Yes, what he's doing WILL put Afghanistan into the homes of a great many people who wouldn't normally watch that kind of show and highlight what the lads are going through. Public opinion is what makes the changes needed, and that's what he can deliver.

From what I've seen, I've every respect for the bloke and what he's doing is undoubtedly good for the cause and exactly what we need. In short, fcuk off.
 
#19
RFUK said:
CharlieBubbles said:
Sorry folks, but IF he is doing it for all the right reasons and ALL the money he gets goes to Helpforheros, then i have no problem.
Then I take it you'll have no problem giving all of your wages to HFH?

CharlieBubbles said:
However, will they put him in harms way?
They did. From the clips dotted around the web, you can see that he's a bit 'close for comfort' and certainly not blagging it from Bastion like most journo's.

CharlieBubbles said:
Will HE actually face what OUR lads face most days?
Advancing to contact is bad enough when you've got training, a weapon, and a job to concentrate on. Doing it completely unarmed and having nothing to think about except what those rounds are going to do to you takes a big set.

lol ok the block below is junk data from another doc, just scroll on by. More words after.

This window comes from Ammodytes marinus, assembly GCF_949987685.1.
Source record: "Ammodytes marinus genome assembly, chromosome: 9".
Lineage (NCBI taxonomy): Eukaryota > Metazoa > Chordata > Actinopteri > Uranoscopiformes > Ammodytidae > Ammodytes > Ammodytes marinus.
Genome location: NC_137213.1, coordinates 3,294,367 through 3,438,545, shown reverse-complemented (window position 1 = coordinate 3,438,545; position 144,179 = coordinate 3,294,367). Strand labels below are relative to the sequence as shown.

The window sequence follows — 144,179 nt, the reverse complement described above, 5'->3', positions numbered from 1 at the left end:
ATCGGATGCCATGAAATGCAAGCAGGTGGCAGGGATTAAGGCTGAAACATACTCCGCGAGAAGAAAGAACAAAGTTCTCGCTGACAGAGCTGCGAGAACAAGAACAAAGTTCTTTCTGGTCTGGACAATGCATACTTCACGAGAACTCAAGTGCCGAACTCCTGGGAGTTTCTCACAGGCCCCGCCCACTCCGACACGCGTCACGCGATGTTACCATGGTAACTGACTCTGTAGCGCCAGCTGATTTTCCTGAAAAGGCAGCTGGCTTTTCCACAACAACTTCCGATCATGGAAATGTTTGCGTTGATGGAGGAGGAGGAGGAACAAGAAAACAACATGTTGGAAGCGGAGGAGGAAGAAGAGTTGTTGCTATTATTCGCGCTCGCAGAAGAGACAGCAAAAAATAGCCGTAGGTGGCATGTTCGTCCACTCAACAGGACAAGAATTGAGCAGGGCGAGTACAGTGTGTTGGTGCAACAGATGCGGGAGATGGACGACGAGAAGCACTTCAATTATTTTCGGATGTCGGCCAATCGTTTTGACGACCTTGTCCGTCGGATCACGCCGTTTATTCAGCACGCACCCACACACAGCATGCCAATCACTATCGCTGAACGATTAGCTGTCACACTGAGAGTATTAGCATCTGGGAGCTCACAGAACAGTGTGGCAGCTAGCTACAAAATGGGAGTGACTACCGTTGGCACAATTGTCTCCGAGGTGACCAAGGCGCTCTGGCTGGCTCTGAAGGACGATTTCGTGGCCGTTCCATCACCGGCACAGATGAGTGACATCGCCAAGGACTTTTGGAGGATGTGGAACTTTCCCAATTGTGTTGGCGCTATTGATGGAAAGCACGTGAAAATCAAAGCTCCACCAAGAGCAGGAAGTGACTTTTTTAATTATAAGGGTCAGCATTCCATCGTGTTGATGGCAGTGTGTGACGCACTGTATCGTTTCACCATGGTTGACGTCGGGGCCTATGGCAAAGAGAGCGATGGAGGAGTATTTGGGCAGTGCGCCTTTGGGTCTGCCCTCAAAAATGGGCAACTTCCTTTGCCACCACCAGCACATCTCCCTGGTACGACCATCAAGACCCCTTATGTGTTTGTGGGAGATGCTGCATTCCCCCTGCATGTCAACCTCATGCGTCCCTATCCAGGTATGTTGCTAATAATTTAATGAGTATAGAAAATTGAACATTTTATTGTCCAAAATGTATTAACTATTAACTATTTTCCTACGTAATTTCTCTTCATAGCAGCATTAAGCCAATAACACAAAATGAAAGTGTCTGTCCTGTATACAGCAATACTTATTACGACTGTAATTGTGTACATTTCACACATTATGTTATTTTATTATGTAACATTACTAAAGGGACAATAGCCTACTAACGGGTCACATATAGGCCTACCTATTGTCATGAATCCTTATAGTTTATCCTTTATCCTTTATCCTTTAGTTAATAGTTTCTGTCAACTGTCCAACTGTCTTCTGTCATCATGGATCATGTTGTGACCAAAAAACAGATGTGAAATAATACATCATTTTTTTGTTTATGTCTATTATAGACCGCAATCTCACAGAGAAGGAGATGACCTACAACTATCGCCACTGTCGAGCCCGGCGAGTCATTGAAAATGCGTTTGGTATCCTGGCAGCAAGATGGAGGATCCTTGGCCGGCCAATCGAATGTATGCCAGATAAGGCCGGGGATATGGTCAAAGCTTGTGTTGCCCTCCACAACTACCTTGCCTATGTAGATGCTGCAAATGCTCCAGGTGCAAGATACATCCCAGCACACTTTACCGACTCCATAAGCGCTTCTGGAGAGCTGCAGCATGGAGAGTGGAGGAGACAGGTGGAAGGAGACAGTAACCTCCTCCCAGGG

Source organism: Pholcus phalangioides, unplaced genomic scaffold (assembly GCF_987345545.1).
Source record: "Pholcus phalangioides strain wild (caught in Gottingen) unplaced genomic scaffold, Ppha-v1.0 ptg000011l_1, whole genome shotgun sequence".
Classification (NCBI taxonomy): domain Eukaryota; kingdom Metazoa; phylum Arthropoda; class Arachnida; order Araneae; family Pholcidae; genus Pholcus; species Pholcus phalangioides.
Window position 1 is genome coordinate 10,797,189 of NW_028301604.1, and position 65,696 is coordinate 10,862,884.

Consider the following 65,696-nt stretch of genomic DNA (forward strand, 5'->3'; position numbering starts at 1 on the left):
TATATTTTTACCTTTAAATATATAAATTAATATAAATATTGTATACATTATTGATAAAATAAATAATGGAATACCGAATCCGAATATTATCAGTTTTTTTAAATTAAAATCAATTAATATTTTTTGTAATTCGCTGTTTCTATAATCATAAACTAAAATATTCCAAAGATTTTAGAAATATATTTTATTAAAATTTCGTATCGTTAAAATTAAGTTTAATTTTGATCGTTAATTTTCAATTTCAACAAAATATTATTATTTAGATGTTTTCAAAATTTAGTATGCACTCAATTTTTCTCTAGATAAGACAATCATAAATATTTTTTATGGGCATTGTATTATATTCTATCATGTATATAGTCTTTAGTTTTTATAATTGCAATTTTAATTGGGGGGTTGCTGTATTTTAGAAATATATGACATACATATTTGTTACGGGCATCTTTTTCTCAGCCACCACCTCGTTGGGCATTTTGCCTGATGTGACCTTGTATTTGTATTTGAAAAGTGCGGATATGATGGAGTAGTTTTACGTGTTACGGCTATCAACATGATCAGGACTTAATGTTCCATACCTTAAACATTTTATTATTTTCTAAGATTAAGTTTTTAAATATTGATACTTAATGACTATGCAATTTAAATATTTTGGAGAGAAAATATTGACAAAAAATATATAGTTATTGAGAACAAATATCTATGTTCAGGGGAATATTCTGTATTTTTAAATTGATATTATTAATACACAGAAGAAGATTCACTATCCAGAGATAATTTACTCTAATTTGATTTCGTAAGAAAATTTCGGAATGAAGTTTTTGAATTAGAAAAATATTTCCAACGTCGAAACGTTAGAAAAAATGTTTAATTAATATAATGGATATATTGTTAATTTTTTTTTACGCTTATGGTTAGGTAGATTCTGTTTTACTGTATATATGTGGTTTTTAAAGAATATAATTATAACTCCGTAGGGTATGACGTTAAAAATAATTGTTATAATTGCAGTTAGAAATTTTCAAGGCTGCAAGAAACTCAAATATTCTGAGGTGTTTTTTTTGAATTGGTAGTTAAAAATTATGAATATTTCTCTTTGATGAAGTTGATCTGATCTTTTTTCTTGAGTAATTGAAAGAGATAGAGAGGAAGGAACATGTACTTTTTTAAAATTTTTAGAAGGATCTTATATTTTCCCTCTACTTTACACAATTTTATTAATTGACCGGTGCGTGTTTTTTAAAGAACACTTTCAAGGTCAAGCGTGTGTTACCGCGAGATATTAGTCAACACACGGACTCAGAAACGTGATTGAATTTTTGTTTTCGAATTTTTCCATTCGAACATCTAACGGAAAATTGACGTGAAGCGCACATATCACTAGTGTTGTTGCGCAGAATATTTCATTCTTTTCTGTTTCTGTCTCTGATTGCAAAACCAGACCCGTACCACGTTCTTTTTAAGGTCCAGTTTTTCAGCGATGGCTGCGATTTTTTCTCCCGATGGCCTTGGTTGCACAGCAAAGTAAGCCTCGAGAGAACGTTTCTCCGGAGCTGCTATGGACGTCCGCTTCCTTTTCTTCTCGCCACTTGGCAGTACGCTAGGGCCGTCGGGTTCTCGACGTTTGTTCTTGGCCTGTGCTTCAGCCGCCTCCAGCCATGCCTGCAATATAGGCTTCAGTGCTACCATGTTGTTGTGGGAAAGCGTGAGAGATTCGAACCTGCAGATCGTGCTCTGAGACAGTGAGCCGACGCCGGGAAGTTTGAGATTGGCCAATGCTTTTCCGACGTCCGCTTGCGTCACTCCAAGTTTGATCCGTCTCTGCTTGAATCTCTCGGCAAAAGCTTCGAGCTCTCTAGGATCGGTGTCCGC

CharlieBubbles said:
Will what HE is doing make the changes needed out there? In short NO!
Yes, what he's doing WILL put Afghanistan into the homes of a great many people who wouldn't normally watch that kind of show and highlight what the lads are going through. Public opinion is what makes the changes needed, and that's what he can deliver.

From what I've seen, I've every respect for the bloke and what he's doing is undoubtedly good for the cause and exactly what we need. In short, fcuk off.
What he said!
 
#20
CharlieBubbles said:
Sorry folks, but IF he is doing it for all the right reasons and ALL the money he gets goes to Helpforheros, then i have no problem.

However, will they put him in harms way? Will HE actually face what OUR lads face most days? Will what HE is doing make the changes needed out there? In short NO!

I suppose is makes good entertainment for some and pays his wages!
there's no pleasing some people :roll:

RFUK's replies are spot on. Good on Kemp for sticking his neck out like he has and focusing the wider public's attention on what our troops are facing. I'd love to see the program and will look for it online after it's aired in the UK.